Only recently recognized for their valuable antioxidant content, dried cherries contain components called anthocyanins that have an anti-inflammatory effect on the body.
Tart cherries contain nutrients called flavonoids, which have been shown to help prevent heart disease and certain types of cancer. Cherries may offer protection against age-related diseases.
Ease Arthritis Pain
Whether fresh, frozen or dried, cherries may relieve pain from those suffering from joint pain and rheumatoid arthritis.
Jet Lag Reliever
One of the few known natural sources of melatonin, eating dried cherries may help relieve jet lag. Dried cherries should be eaten one hour before desired sleep time on the flight. After arriving at your new destination, eat cherries one hour before desired bedtime each night for three consecutive nights.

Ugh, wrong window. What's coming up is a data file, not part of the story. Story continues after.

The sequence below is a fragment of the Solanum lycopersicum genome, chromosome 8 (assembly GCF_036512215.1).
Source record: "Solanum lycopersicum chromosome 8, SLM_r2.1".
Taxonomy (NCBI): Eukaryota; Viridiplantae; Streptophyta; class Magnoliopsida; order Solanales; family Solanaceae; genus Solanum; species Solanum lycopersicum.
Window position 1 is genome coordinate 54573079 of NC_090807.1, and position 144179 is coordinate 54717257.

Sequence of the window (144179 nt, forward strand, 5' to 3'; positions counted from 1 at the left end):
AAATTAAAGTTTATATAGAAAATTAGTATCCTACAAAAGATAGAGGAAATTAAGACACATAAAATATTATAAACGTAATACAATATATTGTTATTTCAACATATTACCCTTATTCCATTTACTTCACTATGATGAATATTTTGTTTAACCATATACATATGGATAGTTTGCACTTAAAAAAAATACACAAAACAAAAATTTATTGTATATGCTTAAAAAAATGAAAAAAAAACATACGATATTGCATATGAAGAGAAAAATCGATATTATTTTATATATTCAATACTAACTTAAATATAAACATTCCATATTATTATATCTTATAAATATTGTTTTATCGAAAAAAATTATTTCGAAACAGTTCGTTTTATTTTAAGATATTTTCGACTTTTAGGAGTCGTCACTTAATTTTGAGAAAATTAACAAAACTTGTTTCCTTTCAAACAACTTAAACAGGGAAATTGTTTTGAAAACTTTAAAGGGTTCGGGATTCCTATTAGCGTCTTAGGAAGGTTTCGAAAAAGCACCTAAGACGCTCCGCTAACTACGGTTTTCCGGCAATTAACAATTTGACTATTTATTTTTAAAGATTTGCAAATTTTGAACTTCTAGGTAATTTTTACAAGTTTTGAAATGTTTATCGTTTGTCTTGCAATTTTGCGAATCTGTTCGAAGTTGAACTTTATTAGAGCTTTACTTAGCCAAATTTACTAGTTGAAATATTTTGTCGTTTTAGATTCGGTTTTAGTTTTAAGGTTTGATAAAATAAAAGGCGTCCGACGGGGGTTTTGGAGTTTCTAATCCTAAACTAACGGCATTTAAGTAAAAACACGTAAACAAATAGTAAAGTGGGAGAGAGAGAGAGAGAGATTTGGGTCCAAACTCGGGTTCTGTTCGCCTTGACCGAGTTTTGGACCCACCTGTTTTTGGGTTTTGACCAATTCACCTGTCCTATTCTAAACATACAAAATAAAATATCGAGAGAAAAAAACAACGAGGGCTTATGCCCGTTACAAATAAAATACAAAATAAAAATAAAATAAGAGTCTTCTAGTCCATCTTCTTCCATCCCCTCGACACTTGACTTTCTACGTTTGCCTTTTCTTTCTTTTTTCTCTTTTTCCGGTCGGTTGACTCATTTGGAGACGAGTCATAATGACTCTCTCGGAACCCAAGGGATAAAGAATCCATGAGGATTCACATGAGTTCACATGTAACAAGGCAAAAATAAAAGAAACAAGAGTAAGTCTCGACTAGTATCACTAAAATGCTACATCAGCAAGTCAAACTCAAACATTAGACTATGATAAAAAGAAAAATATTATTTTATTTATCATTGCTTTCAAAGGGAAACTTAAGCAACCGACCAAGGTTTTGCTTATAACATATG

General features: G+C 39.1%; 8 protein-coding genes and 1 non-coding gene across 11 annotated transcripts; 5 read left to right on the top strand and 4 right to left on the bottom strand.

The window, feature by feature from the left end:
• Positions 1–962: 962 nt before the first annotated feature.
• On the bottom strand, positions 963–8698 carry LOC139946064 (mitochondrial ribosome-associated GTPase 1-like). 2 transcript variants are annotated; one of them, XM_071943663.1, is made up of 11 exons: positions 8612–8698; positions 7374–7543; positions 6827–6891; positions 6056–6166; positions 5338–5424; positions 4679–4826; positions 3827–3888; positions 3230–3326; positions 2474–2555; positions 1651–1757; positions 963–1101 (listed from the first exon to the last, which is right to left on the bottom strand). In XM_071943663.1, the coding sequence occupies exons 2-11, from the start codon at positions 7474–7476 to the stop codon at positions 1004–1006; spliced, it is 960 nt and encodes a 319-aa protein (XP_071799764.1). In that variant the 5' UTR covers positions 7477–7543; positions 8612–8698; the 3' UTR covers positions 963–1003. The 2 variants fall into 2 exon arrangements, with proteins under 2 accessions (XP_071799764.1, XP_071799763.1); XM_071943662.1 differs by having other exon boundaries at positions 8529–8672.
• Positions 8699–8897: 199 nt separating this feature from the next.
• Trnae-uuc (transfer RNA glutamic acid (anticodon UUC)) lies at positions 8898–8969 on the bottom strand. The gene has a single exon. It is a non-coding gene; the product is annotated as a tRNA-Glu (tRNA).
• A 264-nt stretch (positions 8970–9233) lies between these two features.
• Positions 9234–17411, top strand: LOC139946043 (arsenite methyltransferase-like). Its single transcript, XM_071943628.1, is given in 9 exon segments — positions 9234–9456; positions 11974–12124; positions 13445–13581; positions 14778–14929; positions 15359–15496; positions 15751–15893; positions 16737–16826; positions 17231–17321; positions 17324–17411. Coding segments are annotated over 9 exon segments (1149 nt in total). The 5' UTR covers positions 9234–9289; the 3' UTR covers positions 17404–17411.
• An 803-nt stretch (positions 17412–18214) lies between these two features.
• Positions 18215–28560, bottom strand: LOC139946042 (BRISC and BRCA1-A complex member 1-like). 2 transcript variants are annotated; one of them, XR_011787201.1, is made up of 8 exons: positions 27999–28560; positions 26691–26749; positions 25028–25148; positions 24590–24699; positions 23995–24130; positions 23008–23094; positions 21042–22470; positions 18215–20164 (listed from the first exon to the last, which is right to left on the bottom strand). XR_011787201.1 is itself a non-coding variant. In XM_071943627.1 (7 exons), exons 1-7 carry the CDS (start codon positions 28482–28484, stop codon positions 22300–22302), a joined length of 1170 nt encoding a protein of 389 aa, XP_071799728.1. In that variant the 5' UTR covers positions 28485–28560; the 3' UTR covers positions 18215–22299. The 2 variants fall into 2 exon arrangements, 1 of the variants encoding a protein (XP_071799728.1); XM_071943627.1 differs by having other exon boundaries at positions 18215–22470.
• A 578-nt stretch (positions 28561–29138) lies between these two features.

Compounds found in dried tart cherries help lower blood cholesterol and reduce the risk of pre-diabetes syndrome, according to the “Cherry Nutrition Report.”
How to Eat Dried Cherries
Dried cherries may easily be substituted in recipes that call for cranberries or raisins. They can be added to oatmeal, salads or soups, or eaten by the handful.
References and ResourcesCherries Emerge as the New Antioxidant Superfruit; PR Newswire; February 6, 2007